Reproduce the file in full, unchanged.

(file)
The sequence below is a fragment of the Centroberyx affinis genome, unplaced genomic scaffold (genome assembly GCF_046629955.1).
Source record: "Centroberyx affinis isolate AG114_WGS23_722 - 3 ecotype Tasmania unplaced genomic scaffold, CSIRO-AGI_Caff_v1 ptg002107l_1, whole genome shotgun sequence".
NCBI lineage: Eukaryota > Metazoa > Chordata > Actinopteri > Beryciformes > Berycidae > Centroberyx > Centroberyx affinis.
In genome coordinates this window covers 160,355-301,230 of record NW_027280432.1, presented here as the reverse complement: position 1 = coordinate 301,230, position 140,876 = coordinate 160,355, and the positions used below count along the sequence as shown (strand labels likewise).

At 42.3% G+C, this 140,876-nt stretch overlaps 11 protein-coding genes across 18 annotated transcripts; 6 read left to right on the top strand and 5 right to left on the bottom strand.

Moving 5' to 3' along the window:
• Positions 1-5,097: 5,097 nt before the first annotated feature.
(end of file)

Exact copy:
The sequence below is a fragment of the Centroberyx affinis genome, unplaced genomic scaffold (genome assembly GCF_046629955.1).
Source record: "Centroberyx affinis isolate AG114_WGS23_722 - 3 ecotype Tasmania unplaced genomic scaffold, CSIRO-AGI_Caff_v1 ptg002107l_1, whole genome shotgun sequence".
NCBI lineage: Eukaryota > Metazoa > Chordata > Actinopteri > Beryciformes > Berycidae > Centroberyx > Centroberyx affinis.
In genome coordinates this window covers 160,355-301,230 of record NW_027280432.1, presented here as the reverse complement: position 1 = coordinate 301,230, position 140,876 = coordinate 160,355, and the positions used below count along the sequence as shown (strand labels likewise).

At 42.3% G+C, this 140,876-nt stretch overlaps 11 protein-coding genes across 18 annotated transcripts; 6 read left to right on the top strand and 5 right to left on the bottom strand.

Moving 5' to 3' along the window:
• Positions 1-5,097: 5,097 nt before the first annotated feature.